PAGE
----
TO A NATIVE SHORE by Valerie Anand

TO A NATIVE SHORE

By
Email this review

KIRKUS REVIEW

Anand leaves 11th-century England--the setting of her intelligent historical novels--for a contemporary probe of a bi-cultural marriage: the dilemma of a wife unable to sever home-ties, reluctant to draw away forever from the emotional/cultural roots of her very identity. Melanie Singh fell in love with her future husband, doctor Avtar, when she was working as a fabric designer in London. But her native soil is the heather hill-country by the sea mists of Exmoor, where her beloved grandfather, incorrigible anthropologist William Purvis, still pursues his controversial theory: that all cultures and ideologies are merely programs presented as eternal truths, imposed on the young. And Melanie, now living in India with Avtar's family (whom she truly loves), ponders that subject--wondering whether tradition causes happiness or misery. Among the examples she observes: a young woman accepting a parent-approved suitor (instead of a beloved one); a delightful/oppressive wedding, heavy on ceremonies; and the woes of Avtar's English-assimilated cousin Rehal, whose love for a widow is doomed by family pressure. (""The entire weight of their history--the full pressure of this massive sub-continent of theirs, top heavy with over-population and tradition--all of this stood against what these two wanted."") Eventually, then, unable to create designs in the heat and dust, a depressed Melanie starts longing for home--especially when news of her grandfather's death arrives. After ugly confrontations with the obstinate Avtar, she does return--to cool rain, loved places and things and relatives. Through days of immersion in Home--when her love for Avtar seems fragile and far away--Melanie gradually discovers some domestic strains and stresses among her English relatives and, in a night of wild storms, some hallowed verities. Then, abruptly and cruelly, she stumbles across some ritualistic, unexpected nastiness. So finally, looking ahead to the future of the child she carries, she assesses her two homes: ""Both possessed deep roots, continuity. . . a sense of belonging to an ancient and ancestral place."" Sturdy if unexceptional fiction--with some wise recognitions and delicate cultural soundings.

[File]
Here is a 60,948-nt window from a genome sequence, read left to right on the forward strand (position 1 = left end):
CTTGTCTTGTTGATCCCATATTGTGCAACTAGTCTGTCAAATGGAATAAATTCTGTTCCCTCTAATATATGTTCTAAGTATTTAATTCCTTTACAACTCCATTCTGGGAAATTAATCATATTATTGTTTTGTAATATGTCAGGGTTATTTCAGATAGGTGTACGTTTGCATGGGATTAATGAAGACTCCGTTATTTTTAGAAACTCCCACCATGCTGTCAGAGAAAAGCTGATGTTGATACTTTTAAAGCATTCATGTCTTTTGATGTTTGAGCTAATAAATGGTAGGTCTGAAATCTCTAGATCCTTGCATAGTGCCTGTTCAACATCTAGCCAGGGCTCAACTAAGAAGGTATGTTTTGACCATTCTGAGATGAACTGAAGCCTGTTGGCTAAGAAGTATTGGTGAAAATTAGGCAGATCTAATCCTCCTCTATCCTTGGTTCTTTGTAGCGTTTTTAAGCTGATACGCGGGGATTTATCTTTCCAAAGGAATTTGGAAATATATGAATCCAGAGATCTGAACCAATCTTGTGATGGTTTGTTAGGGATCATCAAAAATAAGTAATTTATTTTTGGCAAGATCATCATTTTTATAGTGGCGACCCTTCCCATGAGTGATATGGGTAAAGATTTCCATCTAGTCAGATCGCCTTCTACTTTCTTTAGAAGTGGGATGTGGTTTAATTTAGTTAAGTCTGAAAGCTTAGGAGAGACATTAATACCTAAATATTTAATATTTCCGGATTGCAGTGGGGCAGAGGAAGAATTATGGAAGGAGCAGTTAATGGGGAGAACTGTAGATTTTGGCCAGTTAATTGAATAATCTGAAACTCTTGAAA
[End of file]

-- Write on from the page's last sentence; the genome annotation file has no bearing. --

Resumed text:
Pub Date: Jan. 1st, 1983
Publisher: Scribners